Medicare ACO performance has improved each year since it started in 2012 (exhibit 1). The Shared Savings Program lowered Medicare spending by $2.6 billion in 2019 alone—$1.3 billion after accounting for shared savings bonuses and shared loss payments. Total gross savings have totaled more than $7 billion.

Exhibit 1: Gross federal savings from the Medicare Shared Savings Program

Source: Authors’ analysis of Centers for Medicare and Medicaid Services data, 2020.

The Centers for Medicare and Medicaid Services (CMS) has acknowledged the work of the Medicare Shared Savings Program (MSSP) in the impact analysis of the proposed “Pathways to Success” rule in August 2018. Using claims data, the Medicare Actuary looked at spending in ACO markets versus non-ACO markets. When ACOs lower spending across the fee-for-service system, this also lowers payments to Medicare Advantage plans since those payments are based, in part, on fee-for-service spending. The agency estimates the overall impact of ACOs, including “spillover effects” on Medicare spending outside of the ACO program, lowered spending by $1.8–$4.2 billion in 2016 alone.

There are other benefits as well. ACOs offer a way for independent physician practices to receive the benefits of operating in a larger organization without having to merge with a hospital or health system, as Seema Verma, administrator of CMS, noted in a January Health Affairs Blog post. Finally, for the patient, there is one organization and one set of providers that care for all their health problems and integrate that care into a seamless delivery system as opposed to myriad of disconnected silos for each clinical condition.

Other Narrow-Focused APMs Have Proven Lackluster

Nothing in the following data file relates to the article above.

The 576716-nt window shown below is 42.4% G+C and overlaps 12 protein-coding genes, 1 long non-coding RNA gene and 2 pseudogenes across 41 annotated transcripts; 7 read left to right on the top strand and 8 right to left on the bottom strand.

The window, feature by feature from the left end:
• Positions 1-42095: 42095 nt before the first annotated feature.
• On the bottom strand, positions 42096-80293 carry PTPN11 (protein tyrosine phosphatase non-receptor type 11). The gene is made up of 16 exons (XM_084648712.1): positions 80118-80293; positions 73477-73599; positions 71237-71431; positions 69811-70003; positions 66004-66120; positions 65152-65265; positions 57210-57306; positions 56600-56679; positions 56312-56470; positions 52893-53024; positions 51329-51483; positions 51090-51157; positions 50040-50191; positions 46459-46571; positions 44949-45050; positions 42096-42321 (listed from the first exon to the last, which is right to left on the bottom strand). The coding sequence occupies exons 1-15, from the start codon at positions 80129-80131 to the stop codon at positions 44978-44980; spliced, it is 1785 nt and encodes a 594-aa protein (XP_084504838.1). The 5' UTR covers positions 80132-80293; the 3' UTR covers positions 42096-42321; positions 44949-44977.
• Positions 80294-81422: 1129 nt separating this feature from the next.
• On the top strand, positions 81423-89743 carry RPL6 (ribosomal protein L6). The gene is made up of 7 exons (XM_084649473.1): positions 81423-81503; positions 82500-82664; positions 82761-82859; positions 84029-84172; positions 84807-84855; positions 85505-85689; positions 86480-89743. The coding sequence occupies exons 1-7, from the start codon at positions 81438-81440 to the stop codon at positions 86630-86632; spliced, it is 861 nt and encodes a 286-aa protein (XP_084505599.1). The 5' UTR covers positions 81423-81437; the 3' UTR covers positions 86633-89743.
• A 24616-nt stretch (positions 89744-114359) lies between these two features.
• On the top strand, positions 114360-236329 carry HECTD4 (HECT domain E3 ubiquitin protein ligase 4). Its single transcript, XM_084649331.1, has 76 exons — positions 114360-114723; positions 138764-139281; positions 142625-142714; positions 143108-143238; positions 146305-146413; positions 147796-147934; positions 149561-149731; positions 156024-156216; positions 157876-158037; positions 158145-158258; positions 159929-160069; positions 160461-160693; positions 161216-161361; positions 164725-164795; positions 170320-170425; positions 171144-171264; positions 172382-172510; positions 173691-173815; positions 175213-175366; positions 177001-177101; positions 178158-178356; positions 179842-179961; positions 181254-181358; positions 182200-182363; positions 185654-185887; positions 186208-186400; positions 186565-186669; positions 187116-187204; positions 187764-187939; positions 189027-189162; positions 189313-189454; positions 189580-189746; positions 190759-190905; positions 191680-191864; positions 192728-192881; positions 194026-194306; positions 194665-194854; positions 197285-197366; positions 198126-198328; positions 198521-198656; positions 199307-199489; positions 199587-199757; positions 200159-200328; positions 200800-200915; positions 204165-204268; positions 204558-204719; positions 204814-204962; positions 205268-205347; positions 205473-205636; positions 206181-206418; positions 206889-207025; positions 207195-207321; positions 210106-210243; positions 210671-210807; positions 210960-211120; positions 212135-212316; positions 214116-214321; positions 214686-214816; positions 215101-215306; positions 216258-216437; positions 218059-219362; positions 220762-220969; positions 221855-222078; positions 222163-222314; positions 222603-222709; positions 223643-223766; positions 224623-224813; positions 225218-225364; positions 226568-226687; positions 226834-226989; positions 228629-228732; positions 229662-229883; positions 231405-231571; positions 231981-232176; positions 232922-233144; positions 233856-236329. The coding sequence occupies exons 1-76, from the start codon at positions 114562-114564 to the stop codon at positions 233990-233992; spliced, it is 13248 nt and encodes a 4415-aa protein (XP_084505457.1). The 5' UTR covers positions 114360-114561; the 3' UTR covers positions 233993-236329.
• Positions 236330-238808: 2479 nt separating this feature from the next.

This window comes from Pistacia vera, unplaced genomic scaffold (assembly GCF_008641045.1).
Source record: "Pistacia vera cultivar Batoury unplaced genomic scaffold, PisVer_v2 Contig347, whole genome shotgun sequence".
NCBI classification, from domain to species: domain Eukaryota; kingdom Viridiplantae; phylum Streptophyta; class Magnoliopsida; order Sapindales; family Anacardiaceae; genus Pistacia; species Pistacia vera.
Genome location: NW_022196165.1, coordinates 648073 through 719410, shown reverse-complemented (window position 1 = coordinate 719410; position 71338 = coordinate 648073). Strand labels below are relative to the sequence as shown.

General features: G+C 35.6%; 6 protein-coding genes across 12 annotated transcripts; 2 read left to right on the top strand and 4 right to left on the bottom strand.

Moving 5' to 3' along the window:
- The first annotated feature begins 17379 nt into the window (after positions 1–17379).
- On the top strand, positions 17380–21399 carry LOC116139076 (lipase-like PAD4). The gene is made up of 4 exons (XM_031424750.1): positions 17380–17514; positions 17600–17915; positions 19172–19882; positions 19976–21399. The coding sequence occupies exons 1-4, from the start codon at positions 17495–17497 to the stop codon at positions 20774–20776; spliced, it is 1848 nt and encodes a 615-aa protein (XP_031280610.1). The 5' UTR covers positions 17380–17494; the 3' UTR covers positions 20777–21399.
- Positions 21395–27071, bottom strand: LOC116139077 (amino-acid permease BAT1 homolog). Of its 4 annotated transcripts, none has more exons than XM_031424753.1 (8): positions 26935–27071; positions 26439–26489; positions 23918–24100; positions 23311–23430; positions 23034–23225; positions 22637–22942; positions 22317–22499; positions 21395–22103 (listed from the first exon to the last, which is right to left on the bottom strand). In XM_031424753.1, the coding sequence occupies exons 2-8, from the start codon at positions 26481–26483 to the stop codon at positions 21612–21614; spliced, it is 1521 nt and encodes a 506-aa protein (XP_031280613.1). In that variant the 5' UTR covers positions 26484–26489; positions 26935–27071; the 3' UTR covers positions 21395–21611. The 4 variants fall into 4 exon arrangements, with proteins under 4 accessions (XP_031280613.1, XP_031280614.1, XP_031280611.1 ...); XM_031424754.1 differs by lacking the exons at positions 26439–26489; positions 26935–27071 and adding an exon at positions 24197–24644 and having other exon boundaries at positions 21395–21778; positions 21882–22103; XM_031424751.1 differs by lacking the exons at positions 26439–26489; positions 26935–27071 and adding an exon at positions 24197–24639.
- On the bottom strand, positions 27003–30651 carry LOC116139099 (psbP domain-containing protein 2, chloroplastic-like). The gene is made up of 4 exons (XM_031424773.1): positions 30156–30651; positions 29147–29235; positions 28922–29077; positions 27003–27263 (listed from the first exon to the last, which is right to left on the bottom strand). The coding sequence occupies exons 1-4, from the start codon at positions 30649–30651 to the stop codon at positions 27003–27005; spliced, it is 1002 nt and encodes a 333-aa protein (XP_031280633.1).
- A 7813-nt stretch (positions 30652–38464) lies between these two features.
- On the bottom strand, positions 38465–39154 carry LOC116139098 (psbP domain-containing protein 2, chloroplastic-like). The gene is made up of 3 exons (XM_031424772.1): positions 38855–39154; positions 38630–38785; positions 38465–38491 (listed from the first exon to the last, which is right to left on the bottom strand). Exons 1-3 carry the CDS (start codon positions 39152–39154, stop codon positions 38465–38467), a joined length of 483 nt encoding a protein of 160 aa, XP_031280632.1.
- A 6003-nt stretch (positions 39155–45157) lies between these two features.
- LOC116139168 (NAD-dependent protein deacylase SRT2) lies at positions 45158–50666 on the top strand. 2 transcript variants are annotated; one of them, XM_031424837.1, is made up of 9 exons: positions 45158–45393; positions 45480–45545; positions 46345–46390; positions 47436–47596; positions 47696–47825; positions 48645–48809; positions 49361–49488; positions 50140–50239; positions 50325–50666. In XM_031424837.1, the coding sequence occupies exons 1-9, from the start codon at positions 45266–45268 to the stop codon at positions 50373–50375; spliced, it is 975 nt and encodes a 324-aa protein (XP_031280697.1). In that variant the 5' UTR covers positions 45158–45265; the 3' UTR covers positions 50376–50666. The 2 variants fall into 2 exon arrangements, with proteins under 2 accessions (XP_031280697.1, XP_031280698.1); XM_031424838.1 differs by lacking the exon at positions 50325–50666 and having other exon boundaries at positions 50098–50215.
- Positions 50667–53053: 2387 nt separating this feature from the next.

As part of an effort to test new payment models, CMMI continues to roll out new APMs for various conditions or provider types. While the goals of testing new payment models and concepts have value, they compete with and confuse the care provided by ACOs. CMS released more than a dozen new payment models in 2019. Evaluation of the early models is limited, but data show other APMs have not proven as successful as ACOs (exhibit 2).

Exhibit 2: ACO performance versus other APMs




Size of Model by Annual Spending

Demonstrated Savings

Shared Savings Program



11.2 million

$94 billion

Significant Savings- (1) In 2019, the Shared Savings Program generated $1.2 billion in total net savings across 541 ACOs. (2) Spending 1-2% lower than comparison practices

Next Generation ACO Model




$5.1 billion


Significant Savings– “Spending was reduced by approximately $100 million (a 1.7% decline), or $62 million after adjusting for shared savings/loss payments (a 1.1% net savings).”

Comprehensive Primary Care Plus (CPC+)



2 million Medicare

3.3 million non-Medicare


No number found


No Proven Savings –“CPC+ slightly increased CMS’ expenditures for these beneficiaries by 2 to 3 percent, or by over $1.1 billion across the two tracks, when including the enhanced payments CMS made to practices.”

Comprehensive Primary Care





No number found


No Proven Savings– “In other words, although CPC did reduce Medicare Part A and B expenditures slightly relative to expenditures in comparison practices, it is highly unlikely that these Medicare savings generated by CPC were enough to cover the CPC care management fees Medicare paid.”

Bundled Payment for Care Improvement


797,000 episodes

No number found


No Proven Savings– “Despite these encouraging results, Medicare experienced net losses under BPCI after taking into account reconciliation payments to participants.”

Comprehensive Care for Joint Replacement




101,000 episodes

$92 million


No Proven Savings– “After accounting for reconciliation payments earned by participants, the CJR model likely resulted in net savings to the Medicare program of $17.4M, although we cannot conclude this with statistical certainty.”

Comprehensive ESRD Care Model


72,000 beneficiaries

$537 million

No Proven Savings– “Medicare experienced aggregate net losses of $46 million after taking into account shared savings payments made to ESCOs.”

Oncology Care Model


380,000 episodes

No number found

No Proven Savings– “Episode payments for high-risk cancers declined, but increases in episode payments for low-risk cancers offset these impacts, leading to a non-significant overall estimate for PP1-3. When model payments from the first two PPs were included (MEOS and PBP), OCM resulted in net losses for Medicare.”

Independence at Home Demonstration


10,000 beneficiaries

$399 million

No Proven Savings– “Over its first five years, there is little evidence that the IAH payment incentive reduced Medicare spending or improved quality of care for beneficiaries with chronic illness and functional limitations.”